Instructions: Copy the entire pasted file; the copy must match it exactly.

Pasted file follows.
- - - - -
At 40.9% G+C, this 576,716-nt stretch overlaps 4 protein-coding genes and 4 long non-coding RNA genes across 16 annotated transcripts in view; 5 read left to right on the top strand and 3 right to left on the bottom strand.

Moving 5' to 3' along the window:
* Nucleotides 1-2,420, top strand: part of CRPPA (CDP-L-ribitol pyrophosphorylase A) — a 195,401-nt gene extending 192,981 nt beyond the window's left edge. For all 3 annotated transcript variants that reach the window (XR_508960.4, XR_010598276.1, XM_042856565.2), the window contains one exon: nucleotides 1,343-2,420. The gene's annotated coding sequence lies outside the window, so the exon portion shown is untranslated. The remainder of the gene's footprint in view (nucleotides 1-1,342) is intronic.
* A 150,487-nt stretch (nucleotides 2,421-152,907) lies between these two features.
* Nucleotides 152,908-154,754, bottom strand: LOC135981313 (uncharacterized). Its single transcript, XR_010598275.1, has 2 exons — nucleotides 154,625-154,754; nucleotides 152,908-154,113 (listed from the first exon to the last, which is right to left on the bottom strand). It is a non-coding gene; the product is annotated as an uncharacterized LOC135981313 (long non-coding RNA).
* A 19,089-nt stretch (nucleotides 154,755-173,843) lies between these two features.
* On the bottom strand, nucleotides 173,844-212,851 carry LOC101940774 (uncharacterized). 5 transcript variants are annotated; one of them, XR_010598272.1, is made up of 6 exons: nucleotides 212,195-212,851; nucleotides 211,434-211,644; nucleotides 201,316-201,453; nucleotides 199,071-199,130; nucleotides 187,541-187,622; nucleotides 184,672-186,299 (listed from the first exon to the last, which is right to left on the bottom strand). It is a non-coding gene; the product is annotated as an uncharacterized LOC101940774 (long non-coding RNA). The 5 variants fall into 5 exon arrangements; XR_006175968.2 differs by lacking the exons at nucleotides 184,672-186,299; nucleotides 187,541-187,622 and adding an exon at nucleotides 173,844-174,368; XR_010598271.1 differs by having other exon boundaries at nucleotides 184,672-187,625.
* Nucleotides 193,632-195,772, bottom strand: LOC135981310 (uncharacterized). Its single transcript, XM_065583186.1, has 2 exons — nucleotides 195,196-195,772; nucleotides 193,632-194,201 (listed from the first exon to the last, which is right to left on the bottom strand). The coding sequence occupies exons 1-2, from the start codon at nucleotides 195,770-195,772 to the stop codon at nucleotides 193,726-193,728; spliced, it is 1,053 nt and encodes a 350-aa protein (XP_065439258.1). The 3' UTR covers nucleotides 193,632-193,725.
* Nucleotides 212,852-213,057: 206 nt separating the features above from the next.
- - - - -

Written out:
At 40.9% G+C, this 576,716-nt stretch overlaps 4 protein-coding genes and 4 long non-coding RNA genes across 16 annotated transcripts in view; 5 read left to right on the top strand and 3 right to left on the bottom strand.

Moving 5' to 3' along the window:
* Nucleotides 1-2,420, top strand: part of CRPPA (CDP-L-ribitol pyrophosphorylase A) — a 195,401-nt gene extending 192,981 nt beyond the window's left edge. For all 3 annotated transcript variants that reach the window (XR_508960.4, XR_010598276.1, XM_042856565.2), the window contains one exon: nucleotides 1,343-2,420. The gene's annotated coding sequence lies outside the window, so the exon portion shown is untranslated. The remainder of the gene's footprint in view (nucleotides 1-1,342) is intronic.
* A 150,487-nt stretch (nucleotides 2,421-152,907) lies between these two features.
* Nucleotides 152,908-154,754, bottom strand: LOC135981313 (uncharacterized). Its single transcript, XR_010598275.1, has 2 exons — nucleotides 154,625-154,754; nucleotides 152,908-154,113 (listed from the first exon to the last, which is right to left on the bottom strand). It is a non-coding gene; the product is annotated as an uncharacterized LOC135981313 (long non-coding RNA).
* A 19,089-nt stretch (nucleotides 154,755-173,843) lies between these two features.
* On the bottom strand, nucleotides 173,844-212,851 carry LOC101940774 (uncharacterized). 5 transcript variants are annotated; one of them, XR_010598272.1, is made up of 6 exons: nucleotides 212,195-212,851; nucleotides 211,434-211,644; nucleotides 201,316-201,453; nucleotides 199,071-199,130; nucleotides 187,541-187,622; nucleotides 184,672-186,299 (listed from the first exon to the last, which is right to left on the bottom strand). It is a non-coding gene; the product is annotated as an uncharacterized LOC101940774 (long non-coding RNA). The 5 variants fall into 5 exon arrangements; XR_006175968.2 differs by lacking the exons at nucleotides 184,672-186,299; nucleotides 187,541-187,622 and adding an exon at nucleotides 173,844-174,368; XR_010598271.1 differs by having other exon boundaries at nucleotides 184,672-187,625.
* Nucleotides 193,632-195,772, bottom strand: LOC135981310 (uncharacterized). Its single transcript, XM_065583186.1, has 2 exons — nucleotides 195,196-195,772; nucleotides 193,632-194,201 (listed from the first exon to the last, which is right to left on the bottom strand). The coding sequence occupies exons 1-2, from the start codon at nucleotides 195,770-195,772 to the stop codon at nucleotides 193,726-193,728; spliced, it is 1,053 nt and encodes a 350-aa protein (XP_065439258.1). The 3' UTR covers nucleotides 193,632-193,725.
* Nucleotides 212,852-213,057: 206 nt separating the features above from the next.